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UWF theatre, music and art students take talent overseas

University of West Florida | news@uwf.edu

For the third year in a row, University of West Florida students will take their talents abroad through the UWF Irish Experience program, “The Emerald Coast Meets the Emerald Isle.”

From May 25 to June 23, 2016, UWF theatre, music and art students will experience the arts and culture of Ireland in this innovative study abroad program.

“The vision has always been that UWF’s Irish Experience program would be a triumph in cross-cultural exchange programming, delivering excellence in education, primary research, creativity and performance,” said Howard Reddy, associate director of community engagement, who coordinates the program.

Although the inaugural year was exclusively for students from the theatre department, last year’s class saw participation from the art department and this year’s class welcomes students from the music department. A total of 19 students led by four faculty members will participate in the 2016 program.

“All students who have already participated in the program passionately report that they have been transformed by their experiences,” Reddy said. “The opportunity to focus exclusively on their respective fine art disciplines while being fully immersed in a different culture delivers a creative disruption that allows each student to stretch the boundaries of their skills and performance.”

During the month-long creative journey, theatre students will perform Thornton Wilder’s play “Our Town” at the George Bernard Shaw Theatre in Carlow, directed by UWF’s Scott Hudson, assistant professor of acting and directing, and produced by Charles Houghton, chair of the UWF theatre department. Music students, under the direction of assistant professor Blake Riley, will present recitals at both the Carlow Cathedral and the Royal Irish Academy of Music in Dublin. Art students, led by Nick Croghan, director of The Art Gallery at UWF, will create work alongside famed Irish artists David King and Elizabeth Cope.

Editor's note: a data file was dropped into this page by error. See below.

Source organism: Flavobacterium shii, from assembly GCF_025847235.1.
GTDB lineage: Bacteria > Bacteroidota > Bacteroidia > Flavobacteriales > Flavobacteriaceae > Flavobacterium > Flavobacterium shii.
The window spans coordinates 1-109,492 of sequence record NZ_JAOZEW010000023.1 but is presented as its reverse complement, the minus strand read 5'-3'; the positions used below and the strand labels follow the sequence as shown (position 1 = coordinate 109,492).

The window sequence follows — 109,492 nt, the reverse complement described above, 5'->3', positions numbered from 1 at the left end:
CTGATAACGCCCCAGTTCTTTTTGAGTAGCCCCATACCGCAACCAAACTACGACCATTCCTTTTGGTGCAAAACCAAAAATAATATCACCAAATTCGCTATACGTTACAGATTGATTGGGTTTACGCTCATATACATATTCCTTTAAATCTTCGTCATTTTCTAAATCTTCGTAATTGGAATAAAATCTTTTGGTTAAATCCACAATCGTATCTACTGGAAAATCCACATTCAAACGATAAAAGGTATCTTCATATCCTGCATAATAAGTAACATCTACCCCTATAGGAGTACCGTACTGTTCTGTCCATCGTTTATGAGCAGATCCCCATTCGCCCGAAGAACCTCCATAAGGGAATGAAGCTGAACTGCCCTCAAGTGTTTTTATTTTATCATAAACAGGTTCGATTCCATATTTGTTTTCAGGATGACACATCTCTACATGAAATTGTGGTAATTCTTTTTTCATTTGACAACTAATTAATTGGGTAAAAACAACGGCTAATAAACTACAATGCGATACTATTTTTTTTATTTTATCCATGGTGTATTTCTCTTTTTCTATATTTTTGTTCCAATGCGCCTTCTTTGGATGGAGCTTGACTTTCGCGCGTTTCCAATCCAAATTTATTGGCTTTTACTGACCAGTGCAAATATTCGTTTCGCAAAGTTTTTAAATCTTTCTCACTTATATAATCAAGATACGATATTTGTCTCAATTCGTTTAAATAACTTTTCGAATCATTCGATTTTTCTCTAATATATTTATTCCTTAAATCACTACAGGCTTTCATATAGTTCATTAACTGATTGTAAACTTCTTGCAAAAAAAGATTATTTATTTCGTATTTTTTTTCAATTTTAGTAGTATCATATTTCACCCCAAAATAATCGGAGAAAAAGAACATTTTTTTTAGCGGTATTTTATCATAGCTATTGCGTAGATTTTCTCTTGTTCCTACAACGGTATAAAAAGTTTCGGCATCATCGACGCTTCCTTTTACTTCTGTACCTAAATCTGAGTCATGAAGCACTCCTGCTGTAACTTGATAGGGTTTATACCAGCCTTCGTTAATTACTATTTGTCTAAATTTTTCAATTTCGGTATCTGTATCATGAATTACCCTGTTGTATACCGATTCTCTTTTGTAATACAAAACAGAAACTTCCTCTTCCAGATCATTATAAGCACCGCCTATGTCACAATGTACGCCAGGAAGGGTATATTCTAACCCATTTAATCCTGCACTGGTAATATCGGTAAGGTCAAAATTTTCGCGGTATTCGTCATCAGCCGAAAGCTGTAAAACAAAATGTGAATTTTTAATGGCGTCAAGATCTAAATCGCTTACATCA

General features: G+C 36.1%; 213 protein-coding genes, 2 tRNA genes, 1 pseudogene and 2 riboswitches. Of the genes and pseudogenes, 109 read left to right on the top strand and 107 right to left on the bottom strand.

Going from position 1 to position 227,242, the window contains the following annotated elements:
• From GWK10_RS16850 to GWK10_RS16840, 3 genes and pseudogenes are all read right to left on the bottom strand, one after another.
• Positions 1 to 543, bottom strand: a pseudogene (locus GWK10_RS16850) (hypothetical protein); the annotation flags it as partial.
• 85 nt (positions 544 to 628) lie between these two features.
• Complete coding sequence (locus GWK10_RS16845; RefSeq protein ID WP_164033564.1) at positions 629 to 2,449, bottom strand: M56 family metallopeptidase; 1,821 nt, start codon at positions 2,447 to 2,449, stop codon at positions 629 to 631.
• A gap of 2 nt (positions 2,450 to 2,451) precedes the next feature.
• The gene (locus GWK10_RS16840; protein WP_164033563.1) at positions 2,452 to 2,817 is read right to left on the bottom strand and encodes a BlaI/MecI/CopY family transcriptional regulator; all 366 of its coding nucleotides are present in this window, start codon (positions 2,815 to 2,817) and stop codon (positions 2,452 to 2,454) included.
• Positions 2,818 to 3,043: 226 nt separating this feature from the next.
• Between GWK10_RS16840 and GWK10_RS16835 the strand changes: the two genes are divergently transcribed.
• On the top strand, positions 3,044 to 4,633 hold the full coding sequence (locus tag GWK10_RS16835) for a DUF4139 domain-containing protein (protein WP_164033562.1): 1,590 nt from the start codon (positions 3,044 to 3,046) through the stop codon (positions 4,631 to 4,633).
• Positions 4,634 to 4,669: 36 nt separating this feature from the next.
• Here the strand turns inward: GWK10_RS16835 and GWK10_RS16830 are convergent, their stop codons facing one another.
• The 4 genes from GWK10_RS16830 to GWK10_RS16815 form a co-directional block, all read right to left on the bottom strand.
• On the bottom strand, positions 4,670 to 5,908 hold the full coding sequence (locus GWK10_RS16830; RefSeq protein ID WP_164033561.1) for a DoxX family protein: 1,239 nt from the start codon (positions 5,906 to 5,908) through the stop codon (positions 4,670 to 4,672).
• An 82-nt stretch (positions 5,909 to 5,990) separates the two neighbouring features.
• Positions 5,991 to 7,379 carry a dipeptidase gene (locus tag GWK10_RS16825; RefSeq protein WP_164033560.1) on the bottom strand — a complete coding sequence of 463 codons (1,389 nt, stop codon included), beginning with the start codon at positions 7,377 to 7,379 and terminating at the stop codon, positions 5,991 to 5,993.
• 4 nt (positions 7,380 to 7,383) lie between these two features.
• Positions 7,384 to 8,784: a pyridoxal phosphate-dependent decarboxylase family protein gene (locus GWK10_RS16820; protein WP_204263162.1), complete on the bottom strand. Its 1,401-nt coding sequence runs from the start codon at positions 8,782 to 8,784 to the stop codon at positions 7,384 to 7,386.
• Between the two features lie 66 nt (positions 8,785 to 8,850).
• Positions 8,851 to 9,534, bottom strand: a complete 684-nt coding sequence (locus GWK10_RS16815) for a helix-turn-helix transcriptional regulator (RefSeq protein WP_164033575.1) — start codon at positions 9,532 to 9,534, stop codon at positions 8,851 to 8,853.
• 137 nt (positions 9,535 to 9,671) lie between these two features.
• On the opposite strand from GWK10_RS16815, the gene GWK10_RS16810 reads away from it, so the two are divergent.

All students participating in the UWF Irish Experience program will engage in workshops relevant to their disciplines and participate in an Irish Studies course designed especially for them by historian Dr. Eric Derr of Carlow College.

Classwork is integrated with field trips that support the readings and discussion, Reddy said. In addition to tours of West Cork and Kerry, the trip coincides with the vibrant Carlow Arts Festival, as well as the Borris House Festival of Writing and Ideas.

Jaime Diffee is a visual arts student at UWF. “I hope to gain an increased artistic drive from the program,” Diffee said. “I’ve never really been outside of Florida, so I’m excited to experience a completely different place, and hopefully my art will benefit greatly from that.”

Music student Rebekah Pyle says there were many things about the program that attracted her to participate – although the master classes and workshops were definitely a top draw. “Learning from some of our industry’s top contributors is something that is invaluable and very important to our growth as musicians,” she said.

Programs like the UWF Irish Experience are transformative in ways that will enrich the lives of participants for years to come, according to Dr. Sheila Dunn, associate professor, director of voice and chair of the UWF Department of Music.

Undoubtedly, she said, they will grow as musicians, yet they will also gain life experience learning about other cultures and people – which will influence their music and work for the rest of their lives.

“They will be better leaders, employees, family members and friends because of it,” Dunn said. “They will be able to contribute to society in a way that they could never have imagined before the Irish Experience program.”

To learn more about the UWF Irish Experience program or other UWF Study Abroad programs, visit uwf.edu/studyabroad.

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